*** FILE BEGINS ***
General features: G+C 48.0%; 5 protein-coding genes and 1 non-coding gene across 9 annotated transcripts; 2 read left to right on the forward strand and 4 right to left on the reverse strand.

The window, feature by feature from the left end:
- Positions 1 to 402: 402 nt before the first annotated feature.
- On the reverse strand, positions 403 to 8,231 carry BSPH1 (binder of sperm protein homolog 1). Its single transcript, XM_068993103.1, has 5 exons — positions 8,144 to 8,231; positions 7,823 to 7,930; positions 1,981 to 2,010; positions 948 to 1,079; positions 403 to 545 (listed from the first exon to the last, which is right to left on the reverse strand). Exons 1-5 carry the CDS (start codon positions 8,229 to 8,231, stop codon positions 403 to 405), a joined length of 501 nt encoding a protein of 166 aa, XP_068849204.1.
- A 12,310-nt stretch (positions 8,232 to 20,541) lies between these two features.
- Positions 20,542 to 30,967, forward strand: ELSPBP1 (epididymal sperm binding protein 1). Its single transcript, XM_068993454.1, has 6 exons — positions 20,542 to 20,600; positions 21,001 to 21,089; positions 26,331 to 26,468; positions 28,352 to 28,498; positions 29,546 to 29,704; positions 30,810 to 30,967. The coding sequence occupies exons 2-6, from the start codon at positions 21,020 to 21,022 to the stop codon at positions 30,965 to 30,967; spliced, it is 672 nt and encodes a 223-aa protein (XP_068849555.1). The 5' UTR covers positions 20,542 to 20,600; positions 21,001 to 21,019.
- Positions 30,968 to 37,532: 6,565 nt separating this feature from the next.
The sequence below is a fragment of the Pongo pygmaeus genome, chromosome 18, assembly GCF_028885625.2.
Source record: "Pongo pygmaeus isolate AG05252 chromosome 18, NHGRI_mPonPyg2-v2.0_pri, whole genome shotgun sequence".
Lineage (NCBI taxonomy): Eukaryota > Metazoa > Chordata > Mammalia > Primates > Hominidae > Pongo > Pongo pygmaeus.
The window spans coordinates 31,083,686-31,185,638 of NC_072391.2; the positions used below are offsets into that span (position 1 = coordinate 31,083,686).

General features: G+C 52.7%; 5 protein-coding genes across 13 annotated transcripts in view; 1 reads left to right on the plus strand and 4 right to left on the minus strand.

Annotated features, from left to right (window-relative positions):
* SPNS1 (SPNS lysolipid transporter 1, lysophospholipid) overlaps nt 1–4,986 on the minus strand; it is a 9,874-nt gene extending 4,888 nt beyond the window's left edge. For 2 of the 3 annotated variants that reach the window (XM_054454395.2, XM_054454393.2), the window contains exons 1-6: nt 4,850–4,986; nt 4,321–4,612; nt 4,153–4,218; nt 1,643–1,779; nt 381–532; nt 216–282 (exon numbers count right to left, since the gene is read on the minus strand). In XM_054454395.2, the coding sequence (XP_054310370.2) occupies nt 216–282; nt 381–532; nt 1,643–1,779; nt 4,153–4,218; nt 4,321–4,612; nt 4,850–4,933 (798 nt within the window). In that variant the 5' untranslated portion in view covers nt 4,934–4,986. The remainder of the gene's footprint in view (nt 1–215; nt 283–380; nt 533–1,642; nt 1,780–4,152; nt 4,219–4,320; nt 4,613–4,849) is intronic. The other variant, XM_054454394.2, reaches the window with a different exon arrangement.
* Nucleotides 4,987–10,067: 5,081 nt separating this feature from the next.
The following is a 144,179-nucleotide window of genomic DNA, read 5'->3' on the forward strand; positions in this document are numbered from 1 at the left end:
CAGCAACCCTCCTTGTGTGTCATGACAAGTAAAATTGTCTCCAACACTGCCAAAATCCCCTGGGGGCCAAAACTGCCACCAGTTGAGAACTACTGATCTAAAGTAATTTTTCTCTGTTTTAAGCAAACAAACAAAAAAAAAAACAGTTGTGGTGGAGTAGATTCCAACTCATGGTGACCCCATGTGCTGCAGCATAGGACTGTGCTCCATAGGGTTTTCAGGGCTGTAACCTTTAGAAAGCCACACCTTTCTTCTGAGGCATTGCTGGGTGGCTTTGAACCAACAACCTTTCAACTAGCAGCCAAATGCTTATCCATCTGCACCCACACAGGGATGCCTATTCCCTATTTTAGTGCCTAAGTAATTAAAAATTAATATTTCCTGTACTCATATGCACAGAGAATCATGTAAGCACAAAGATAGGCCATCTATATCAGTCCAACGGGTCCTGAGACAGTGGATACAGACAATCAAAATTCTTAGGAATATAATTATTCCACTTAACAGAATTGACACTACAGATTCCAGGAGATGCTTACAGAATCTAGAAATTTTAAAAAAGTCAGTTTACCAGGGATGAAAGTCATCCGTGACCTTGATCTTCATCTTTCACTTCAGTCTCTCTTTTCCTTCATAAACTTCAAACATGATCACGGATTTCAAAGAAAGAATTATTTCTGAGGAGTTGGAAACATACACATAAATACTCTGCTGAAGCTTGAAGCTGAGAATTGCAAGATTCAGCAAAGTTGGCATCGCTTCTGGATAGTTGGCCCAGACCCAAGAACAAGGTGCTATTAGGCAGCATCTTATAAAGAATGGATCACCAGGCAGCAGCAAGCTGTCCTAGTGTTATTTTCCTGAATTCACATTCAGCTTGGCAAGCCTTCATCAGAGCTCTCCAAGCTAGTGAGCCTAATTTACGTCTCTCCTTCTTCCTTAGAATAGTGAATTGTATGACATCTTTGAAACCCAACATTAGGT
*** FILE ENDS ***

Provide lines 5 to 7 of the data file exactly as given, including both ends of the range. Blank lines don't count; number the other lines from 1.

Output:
- A 12,310-nt stretch (positions 8,232 to 20,541) lies between these two features.
- Positions 20,542 to 30,967, forward strand: ELSPBP1 (epididymal sperm binding protein 1). Its single transcript, XM_068993454.1, has 6 exons — positions 20,542 to 20,600; positions 21,001 to 21,089; positions 26,331 to 26,468; positions 28,352 to 28,498; positions 29,546 to 29,704; positions 30,810 to 30,967. The coding sequence occupies exons 2-6, from the start codon at positions 21,020 to 21,022 to the stop codon at positions 30,965 to 30,967; spliced, it is 672 nt and encodes a 223-aa protein (XP_068849555.1). The 5' UTR covers positions 20,542 to 20,600; positions 21,001 to 21,019.
- Positions 30,968 to 37,532: 6,565 nt separating this feature from the next.